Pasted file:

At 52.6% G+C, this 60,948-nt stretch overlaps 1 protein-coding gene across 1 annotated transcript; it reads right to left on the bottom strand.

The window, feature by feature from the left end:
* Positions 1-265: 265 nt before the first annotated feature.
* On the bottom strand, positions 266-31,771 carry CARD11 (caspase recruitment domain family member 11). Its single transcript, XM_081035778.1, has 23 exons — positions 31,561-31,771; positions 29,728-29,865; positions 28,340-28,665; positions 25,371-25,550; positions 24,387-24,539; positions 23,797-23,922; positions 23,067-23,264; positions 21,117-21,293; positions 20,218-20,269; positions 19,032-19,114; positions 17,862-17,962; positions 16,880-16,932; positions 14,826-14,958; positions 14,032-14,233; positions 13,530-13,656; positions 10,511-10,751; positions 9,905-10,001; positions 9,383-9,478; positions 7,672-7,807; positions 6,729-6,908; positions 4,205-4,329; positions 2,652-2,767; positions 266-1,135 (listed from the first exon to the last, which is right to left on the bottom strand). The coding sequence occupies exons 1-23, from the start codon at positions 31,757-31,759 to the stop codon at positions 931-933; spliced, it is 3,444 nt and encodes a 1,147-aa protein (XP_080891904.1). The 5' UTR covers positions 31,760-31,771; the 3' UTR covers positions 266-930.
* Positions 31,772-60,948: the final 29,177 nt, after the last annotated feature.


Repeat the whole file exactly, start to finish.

At 52.6% G+C, this 60,948-nt stretch overlaps 1 protein-coding gene across 1 annotated transcript; it reads right to left on the bottom strand.

The window, feature by feature from the left end:
* Positions 1-265: 265 nt before the first annotated feature.
* On the bottom strand, positions 266-31,771 carry CARD11 (caspase recruitment domain family member 11). Its single transcript, XM_081035778.1, has 23 exons — positions 31,561-31,771; positions 29,728-29,865; positions 28,340-28,665; positions 25,371-25,550; positions 24,387-24,539; positions 23,797-23,922; positions 23,067-23,264; positions 21,117-21,293; positions 20,218-20,269; positions 19,032-19,114; positions 17,862-17,962; positions 16,880-16,932; positions 14,826-14,958; positions 14,032-14,233; positions 13,530-13,656; positions 10,511-10,751; positions 9,905-10,001; positions 9,383-9,478; positions 7,672-7,807; positions 6,729-6,908; positions 4,205-4,329; positions 2,652-2,767; positions 266-1,135 (listed from the first exon to the last, which is right to left on the bottom strand). The coding sequence occupies exons 1-23, from the start codon at positions 31,757-31,759 to the stop codon at positions 931-933; spliced, it is 3,444 nt and encodes a 1,147-aa protein (XP_080891904.1). The 5' UTR covers positions 31,760-31,771; the 3' UTR covers positions 266-930.
* Positions 31,772-60,948: the final 29,177 nt, after the last annotated feature.